I love it when things turn out to be more than the sum of their parts.
For example, I love mountains. But what we can see of a mountain is so much less than what we get. If you add up all the dirt, trees, animals, trails, and air that make up a mountain, all you have is a picture of it. Even if we include the history of a mountain, the tectonic movement that formed it, the people who named it, and all the people who have ever hiked it, I still think we will miss something.
I hesitate to call it the soul but it is an accurate concept; it is something immaterial and immortal, the essence of it.
Perhaps it is a personal connection that is born when we decide, unconsciously, that a mountain means something to us. Our feelings become bound up with the object and all the history of it. Our emotions get twined with the emotions of everyone else who has ever experienced something similar with this mountain.
In this way, the mountain becomes so much more than the sum of its parts. It becomes something more, something extra.
Thinking back on my backpacking trips, I can rarely distinguish one panoramic view from another. However, I can recall very clearly the feelings I had, the emotions I felt, and the friendships I formed. And they are feelings so specific that I fail constantly to describe them in words. I can seldom look back at my pictures and maps and not have intense emotional reactions. These emotions have less to do with the beauty of the place and more to do with my memory of the connection I found to that geography.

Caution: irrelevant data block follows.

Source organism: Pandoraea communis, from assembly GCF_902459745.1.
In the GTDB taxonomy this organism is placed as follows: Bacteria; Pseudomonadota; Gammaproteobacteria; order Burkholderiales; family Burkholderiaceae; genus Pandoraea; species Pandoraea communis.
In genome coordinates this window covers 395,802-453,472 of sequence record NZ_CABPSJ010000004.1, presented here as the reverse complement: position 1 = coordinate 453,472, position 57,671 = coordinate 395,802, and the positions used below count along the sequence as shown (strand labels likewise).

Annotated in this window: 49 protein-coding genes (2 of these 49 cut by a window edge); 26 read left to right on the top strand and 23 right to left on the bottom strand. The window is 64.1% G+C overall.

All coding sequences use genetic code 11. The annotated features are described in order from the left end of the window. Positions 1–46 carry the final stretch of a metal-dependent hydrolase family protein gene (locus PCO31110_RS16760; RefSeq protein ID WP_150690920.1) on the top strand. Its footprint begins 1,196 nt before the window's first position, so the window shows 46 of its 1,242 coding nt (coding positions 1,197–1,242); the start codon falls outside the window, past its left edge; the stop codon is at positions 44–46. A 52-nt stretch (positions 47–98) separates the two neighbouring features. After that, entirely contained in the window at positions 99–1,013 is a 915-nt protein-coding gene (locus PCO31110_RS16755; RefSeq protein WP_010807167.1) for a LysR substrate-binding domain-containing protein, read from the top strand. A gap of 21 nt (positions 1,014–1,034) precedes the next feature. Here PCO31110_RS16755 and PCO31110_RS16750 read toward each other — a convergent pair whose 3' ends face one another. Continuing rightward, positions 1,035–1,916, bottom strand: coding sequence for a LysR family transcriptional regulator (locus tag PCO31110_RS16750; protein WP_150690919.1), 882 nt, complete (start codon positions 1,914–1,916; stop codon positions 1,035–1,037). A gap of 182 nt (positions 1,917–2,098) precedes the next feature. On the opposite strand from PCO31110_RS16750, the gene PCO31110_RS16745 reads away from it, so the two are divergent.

Paradoxically, our encounter with the corporeal elements catalyzes our connection with the something-more. We see the trees, hear the birds, feel the air, and then something more happens: we make a deeper connection with it all. It is through the concrete that we discover the abstract.
I find a similar connection to music. I study the notes, rhythms, phrasing, historical context, and practice it constantly. At the end of all that, something extra in the music emerges.
Maybe part of it is the reverberations of the composer’s emotions while writing it. Maybe it starts to mean something to me, something immaterial and indescribable. When I add up the constituent elements of a piece of music, I find the sum is far larger than I expected.
If we want to find joy in life, we have to seek out this sense of excess. We can take something we love and subtract all the stuff we can easily perceive and, beautiful as these objects might be, whatever is left over is where all the truly amazing stuff is.
Featured image: Window Rock, Philmont Scout Ranch, NM. I woke up to this view one morning and the experience has never left me. A traveling chaplain met our crew and stood next to that rock as he talked to us about his hiking philosophies many of which have become my own. This is one of my most powerful connections the excess of a place.